the invaluable loss of human life, there are many other losses that businesses must contend with. Whether it is a natural disaster, like a flood, or a data breach, businesses face interruptions that can cost millions of dollars in lost profits and additional expenses. While you can’t always prevent these disasters from occurring, you can minimize the impact that they have on your business through Emergency Preparedness and a solid Business Continuity Plan. The phrase “an ounce of prevention is worth a pound of cure” always comes to mind when I think about Emergency Preparedness. Doing your due diligence prior to an emergency can help minimize the damage and reduce the amount of time it will take to recover your business.

Step 1: Identify the Risks The first step in any emergency action plan is to determine what risks your business may face. Start by acknowledging your geographic location to identify potential geological or meteorological risks. Is your business located in a flood plain or near an active volcano? Does your facility sit on a fault-line or on the coast where it could be impacted by a tsunami? If so, these emergencies and the subsequent response should be added to your plan. Mother Nature may not be the only source of risk. Humans also play a role in creating emergencies through accidents or intentional acts carried out in the workplace. Incidents like fires, hazardous material spills or transportation incidents may all be caused by human error, while acts of terrorism or workplace violence are more deliberate. Either way, understanding the role humans play in a developing crisis can help you plan for how to prevent and respond to these types of incidents.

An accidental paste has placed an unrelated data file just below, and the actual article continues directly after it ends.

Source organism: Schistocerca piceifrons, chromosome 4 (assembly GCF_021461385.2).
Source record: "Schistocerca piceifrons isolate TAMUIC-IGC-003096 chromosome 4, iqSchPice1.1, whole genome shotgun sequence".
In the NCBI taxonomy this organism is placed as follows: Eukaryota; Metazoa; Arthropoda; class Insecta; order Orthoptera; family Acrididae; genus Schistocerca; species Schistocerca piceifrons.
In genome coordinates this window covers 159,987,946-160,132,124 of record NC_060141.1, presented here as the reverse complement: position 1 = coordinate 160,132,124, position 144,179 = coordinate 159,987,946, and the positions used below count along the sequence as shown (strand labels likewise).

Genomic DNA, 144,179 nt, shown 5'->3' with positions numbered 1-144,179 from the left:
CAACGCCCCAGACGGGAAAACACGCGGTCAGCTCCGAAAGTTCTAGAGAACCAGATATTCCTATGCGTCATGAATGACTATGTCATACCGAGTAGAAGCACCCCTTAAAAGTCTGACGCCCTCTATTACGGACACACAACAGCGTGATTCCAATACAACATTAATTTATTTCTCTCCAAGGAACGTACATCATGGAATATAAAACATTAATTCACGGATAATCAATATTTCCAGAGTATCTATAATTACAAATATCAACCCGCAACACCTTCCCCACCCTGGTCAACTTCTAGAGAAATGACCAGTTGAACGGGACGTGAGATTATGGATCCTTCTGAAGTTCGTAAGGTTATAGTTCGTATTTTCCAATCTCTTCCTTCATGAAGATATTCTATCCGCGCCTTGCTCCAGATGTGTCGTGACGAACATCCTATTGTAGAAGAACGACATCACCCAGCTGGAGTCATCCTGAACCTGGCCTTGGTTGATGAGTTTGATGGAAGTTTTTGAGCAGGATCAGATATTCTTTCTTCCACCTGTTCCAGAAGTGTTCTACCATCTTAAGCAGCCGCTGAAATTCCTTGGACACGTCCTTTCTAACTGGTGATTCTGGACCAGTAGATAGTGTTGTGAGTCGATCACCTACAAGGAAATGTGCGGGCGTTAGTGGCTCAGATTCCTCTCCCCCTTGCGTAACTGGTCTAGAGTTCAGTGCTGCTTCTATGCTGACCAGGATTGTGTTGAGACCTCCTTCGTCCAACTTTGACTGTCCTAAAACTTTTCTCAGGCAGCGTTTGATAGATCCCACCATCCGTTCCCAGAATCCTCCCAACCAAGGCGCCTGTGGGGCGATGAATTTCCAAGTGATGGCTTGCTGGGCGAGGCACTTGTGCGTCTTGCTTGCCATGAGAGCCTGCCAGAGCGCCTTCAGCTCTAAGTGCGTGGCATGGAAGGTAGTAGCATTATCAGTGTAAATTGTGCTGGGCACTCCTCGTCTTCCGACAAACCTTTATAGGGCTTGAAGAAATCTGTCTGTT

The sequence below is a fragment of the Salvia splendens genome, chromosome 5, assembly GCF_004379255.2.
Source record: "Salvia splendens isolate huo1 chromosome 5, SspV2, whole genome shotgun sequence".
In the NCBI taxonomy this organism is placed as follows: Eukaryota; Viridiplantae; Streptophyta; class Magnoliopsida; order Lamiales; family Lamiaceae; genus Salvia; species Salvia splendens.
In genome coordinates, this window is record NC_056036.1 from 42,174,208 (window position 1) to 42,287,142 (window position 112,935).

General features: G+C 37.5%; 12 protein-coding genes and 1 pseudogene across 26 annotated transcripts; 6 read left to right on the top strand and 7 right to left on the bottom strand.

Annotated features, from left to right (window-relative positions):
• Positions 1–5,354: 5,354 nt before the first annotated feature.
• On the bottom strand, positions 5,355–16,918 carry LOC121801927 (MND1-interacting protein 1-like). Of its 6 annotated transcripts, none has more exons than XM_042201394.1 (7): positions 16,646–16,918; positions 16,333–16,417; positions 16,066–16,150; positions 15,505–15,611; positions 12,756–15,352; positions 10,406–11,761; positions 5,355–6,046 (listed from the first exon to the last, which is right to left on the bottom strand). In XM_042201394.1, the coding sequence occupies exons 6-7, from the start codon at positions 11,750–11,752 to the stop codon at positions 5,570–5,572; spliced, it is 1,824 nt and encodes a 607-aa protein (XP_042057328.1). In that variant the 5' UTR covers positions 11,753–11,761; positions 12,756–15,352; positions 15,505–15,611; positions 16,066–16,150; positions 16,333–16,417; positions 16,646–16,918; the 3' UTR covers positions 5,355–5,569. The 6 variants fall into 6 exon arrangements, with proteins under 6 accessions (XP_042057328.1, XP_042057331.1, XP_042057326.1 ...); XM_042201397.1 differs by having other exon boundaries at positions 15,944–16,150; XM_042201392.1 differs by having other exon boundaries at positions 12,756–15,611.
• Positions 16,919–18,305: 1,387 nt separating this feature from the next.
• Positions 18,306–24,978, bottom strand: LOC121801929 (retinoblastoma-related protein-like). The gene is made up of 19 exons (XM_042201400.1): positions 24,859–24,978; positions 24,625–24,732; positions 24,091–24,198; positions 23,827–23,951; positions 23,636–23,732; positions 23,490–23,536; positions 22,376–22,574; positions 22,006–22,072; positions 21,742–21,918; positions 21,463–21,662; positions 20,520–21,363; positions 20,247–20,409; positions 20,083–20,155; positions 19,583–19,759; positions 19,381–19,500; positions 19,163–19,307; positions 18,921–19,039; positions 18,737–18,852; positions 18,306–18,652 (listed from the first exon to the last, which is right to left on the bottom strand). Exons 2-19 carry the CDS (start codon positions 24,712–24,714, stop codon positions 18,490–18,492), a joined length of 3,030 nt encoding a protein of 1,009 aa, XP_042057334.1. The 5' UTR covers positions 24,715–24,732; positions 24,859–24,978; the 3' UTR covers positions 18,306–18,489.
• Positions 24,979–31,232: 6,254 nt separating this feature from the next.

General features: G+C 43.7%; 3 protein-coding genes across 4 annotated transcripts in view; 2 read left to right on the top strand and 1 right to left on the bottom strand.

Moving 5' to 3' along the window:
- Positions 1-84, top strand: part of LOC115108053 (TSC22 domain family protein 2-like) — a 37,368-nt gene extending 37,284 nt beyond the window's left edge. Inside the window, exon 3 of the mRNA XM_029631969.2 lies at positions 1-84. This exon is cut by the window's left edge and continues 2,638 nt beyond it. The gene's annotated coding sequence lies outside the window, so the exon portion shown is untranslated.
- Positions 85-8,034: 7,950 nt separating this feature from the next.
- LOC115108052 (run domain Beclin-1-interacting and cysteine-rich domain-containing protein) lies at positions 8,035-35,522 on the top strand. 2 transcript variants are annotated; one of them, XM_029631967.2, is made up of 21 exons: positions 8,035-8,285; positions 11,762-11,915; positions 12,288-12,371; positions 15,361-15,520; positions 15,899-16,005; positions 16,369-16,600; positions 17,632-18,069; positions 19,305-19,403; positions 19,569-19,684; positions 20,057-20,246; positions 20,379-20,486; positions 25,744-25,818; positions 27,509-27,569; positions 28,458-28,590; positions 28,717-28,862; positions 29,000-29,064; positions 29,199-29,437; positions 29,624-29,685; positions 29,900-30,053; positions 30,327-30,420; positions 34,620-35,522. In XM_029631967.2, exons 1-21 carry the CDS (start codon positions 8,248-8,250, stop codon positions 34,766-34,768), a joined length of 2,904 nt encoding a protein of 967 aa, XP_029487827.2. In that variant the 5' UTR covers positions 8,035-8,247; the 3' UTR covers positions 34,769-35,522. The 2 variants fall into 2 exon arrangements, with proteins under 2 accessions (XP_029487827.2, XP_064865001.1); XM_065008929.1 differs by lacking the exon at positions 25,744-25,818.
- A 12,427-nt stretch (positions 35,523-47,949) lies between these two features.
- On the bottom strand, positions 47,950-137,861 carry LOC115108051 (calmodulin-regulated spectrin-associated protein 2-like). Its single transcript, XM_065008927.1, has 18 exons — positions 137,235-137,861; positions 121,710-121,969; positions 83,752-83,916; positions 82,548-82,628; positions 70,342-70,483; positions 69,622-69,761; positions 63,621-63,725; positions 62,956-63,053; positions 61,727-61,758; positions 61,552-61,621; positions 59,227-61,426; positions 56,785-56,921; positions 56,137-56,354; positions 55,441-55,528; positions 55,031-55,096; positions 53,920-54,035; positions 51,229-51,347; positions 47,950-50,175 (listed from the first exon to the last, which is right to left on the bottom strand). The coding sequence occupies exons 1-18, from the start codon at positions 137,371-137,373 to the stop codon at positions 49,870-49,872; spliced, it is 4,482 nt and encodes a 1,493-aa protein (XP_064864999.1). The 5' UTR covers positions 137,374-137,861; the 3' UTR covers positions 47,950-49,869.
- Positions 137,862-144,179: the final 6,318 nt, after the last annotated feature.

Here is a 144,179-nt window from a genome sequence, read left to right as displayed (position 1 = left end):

Step 2: Determine Impact Once you have identified all of the potential risks posed to your

business, you must determine the degree of impact they will have on your operations. This is done through a common risk assessment tool called a Business Impact Assessment. During this exercise you will look at the threat each risk poses to the health and safety of your employees, the continuance of your operations and your profitability. You can also assess how each risk impacts the environment, your brand, image or reputation or infrastructure.

While you can’t always prevent these disasters from occurring, you can minimize the impact that they have on your business through Emergency Preparedness and a solid Business Continuity Plan. The final product of this exercise will be a list of potential risks that can be ranked by the level of anticipated impact. This will help you prioritize your efforts if you are starting your Emergency Preparedness program from scratch. For example, you may put greater effort into developing a fire evacuation plan if you store a large volume of flammable material in your facility than developing a “shelter in place” policy if you are in an area where tornados are not common.